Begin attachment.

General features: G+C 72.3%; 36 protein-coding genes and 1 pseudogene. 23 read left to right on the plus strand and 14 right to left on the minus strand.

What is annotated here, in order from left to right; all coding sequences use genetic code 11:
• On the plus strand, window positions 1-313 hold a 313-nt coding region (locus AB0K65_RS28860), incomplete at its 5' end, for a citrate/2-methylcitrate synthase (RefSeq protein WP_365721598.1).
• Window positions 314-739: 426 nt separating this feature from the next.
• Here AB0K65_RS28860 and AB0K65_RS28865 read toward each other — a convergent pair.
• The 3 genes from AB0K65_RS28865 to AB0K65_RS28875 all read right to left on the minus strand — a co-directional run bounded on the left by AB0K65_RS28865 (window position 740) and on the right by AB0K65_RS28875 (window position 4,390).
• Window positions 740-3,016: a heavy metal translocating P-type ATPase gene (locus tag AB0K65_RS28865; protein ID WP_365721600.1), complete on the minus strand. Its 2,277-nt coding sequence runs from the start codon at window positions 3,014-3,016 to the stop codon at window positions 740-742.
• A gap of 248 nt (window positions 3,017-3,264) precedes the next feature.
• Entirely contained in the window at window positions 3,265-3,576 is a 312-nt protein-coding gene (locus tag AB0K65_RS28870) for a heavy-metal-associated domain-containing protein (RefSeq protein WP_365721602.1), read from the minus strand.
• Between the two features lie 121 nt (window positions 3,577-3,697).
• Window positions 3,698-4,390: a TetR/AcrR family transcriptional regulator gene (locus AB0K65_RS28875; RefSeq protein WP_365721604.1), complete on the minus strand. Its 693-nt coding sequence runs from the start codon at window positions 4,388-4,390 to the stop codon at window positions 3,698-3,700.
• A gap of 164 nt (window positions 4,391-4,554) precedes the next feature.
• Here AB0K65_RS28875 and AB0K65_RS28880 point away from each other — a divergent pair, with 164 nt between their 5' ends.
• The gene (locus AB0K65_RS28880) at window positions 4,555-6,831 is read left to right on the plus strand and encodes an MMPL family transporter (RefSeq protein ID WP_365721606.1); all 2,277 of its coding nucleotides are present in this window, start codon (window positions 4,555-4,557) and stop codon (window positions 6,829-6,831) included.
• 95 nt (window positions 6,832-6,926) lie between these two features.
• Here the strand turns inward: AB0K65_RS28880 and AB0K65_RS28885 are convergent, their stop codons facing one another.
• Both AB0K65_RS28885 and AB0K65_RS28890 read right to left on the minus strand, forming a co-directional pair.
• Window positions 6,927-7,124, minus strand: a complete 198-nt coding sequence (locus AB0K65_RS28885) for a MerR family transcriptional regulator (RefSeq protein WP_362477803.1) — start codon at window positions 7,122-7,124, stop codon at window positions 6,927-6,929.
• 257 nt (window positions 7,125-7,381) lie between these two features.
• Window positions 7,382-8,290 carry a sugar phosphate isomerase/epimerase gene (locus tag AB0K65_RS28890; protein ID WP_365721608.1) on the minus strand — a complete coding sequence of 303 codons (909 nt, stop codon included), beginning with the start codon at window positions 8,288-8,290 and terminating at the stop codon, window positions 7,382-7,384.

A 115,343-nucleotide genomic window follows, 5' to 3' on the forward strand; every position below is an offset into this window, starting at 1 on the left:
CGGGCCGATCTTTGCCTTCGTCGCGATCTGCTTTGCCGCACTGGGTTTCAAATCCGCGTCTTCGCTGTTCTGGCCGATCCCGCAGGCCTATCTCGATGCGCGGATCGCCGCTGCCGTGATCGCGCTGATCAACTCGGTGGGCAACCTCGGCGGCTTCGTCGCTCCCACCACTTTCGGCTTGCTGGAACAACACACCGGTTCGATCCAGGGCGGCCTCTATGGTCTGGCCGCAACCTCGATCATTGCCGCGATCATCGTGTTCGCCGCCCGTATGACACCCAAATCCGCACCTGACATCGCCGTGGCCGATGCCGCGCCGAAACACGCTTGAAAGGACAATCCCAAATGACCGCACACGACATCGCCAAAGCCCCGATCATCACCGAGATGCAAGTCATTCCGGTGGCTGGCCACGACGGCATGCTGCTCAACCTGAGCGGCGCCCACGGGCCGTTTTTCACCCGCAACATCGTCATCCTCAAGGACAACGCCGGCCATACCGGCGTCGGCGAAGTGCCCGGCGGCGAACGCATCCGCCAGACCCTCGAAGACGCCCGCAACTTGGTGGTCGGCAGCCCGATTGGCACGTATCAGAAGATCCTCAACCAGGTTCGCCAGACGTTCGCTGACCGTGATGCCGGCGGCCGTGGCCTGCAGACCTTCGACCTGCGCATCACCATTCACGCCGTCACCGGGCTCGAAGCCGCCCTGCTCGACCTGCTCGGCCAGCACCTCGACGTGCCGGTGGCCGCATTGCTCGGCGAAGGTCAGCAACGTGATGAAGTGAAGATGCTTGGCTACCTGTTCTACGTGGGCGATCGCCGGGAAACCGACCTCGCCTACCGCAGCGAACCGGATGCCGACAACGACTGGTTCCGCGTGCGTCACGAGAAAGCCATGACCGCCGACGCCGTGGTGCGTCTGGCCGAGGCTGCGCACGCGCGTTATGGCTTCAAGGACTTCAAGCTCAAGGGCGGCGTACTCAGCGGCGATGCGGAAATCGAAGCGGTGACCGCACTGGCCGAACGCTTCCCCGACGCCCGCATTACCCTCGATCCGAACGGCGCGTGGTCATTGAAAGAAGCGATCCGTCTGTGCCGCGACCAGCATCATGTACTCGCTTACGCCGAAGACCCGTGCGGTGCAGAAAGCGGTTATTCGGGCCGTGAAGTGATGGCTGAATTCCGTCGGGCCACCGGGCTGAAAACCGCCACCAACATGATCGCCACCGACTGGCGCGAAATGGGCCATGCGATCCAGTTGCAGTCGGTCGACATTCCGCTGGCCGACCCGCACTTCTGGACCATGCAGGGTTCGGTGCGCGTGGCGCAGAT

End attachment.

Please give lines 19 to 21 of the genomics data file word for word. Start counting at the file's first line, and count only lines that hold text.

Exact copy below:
• 257 nt (window positions 7,125-7,381) lie between these two features.
• Window positions 7,382-8,290 carry a sugar phosphate isomerase/epimerase gene (locus tag AB0K65_RS28890; protein ID WP_365721608.1) on the minus strand — a complete coding sequence of 303 codons (909 nt, stop codon included), beginning with the start codon at window positions 8,288-8,290 and terminating at the stop codon, window positions 7,382-7,384.

A 115,343-nucleotide genomic window follows, 5' to 3' on the forward strand; every position below is an offset into this window, starting at 1 on the left: